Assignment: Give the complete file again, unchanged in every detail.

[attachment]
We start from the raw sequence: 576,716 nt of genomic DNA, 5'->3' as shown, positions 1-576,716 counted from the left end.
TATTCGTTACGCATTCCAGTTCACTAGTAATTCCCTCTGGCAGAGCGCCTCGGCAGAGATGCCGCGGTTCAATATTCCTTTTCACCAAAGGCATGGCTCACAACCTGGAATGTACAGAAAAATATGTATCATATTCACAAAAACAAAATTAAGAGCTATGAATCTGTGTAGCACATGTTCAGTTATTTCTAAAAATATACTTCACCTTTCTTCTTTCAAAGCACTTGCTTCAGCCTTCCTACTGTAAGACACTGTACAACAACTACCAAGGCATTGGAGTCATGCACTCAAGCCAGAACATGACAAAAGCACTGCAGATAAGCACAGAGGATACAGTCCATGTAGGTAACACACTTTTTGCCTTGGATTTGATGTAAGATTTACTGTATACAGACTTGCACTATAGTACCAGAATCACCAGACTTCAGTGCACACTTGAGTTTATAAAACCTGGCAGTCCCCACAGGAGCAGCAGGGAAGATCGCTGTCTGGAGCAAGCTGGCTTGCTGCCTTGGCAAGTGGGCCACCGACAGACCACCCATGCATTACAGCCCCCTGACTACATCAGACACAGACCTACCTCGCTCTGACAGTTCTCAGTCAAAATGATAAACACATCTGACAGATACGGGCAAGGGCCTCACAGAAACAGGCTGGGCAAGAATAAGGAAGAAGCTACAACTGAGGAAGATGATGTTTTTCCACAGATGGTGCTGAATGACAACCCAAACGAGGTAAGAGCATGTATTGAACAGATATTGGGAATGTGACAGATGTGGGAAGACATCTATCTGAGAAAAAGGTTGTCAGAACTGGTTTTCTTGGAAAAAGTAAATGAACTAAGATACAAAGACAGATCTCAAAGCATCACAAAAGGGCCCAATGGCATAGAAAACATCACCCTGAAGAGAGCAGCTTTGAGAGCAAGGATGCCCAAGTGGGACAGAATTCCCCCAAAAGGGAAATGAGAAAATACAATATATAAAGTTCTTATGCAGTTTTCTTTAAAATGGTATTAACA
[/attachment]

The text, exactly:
We start from the raw sequence: 576,716 nt of genomic DNA, 5'->3' as shown, positions 1-576,716 counted from the left end.
TATTCGTTACGCATTCCAGTTCACTAGTAATTCCCTCTGGCAGAGCGCCTCGGCAGAGATGCCGCGGTTCAATATTCCTTTTCACCAAAGGCATGGCTCACAACCTGGAATGTACAGAAAAATATGTATCATATTCACAAAAACAAAATTAAGAGCTATGAATCTGTGTAGCACATGTTCAGTTATTTCTAAAAATATACTTCACCTTTCTTCTTTCAAAGCACTTGCTTCAGCCTTCCTACTGTAAGACACTGTACAACAACTACCAAGGCATTGGAGTCATGCACTCAAGCCAGAACATGACAAAAGCACTGCAGATAAGCACAGAGGATACAGTCCATGTAGGTAACACACTTTTTGCCTTGGATTTGATGTAAGATTTACTGTATACAGACTTGCACTATAGTACCAGAATCACCAGACTTCAGTGCACACTTGAGTTTATAAAACCTGGCAGTCCCCACAGGAGCAGCAGGGAAGATCGCTGTCTGGAGCAAGCTGGCTTGCTGCCTTGGCAAGTGGGCCACCGACAGACCACCCATGCATTACAGCCCCCTGACTACATCAGACACAGACCTACCTCGCTCTGACAGTTCTCAGTCAAAATGATAAACACATCTGACAGATACGGGCAAGGGCCTCACAGAAACAGGCTGGGCAAGAATAAGGAAGAAGCTACAACTGAGGAAGATGATGTTTTTCCACAGATGGTGCTGAATGACAACCCAAACGAGGTAAGAGCATGTATTGAACAGATATTGGGAATGTGACAGATGTGGGAAGACATCTATCTGAGAAAAAGGTTGTCAGAACTGGTTTTCTTGGAAAAAGTAAATGAACTAAGATACAAAGACAGATCTCAAAGCATCACAAAAGGGCCCAATGGCATAGAAAACATCACCCTGAAGAGAGCAGCTTTGAGAGCAAGGATGCCCAAGTGGGACAGAATTCCCCCAAAAGGGAAATGAGAAAATACAATATATAAAGTTCTTATGCAGTTTTCTTTAAAATGGTATTAACA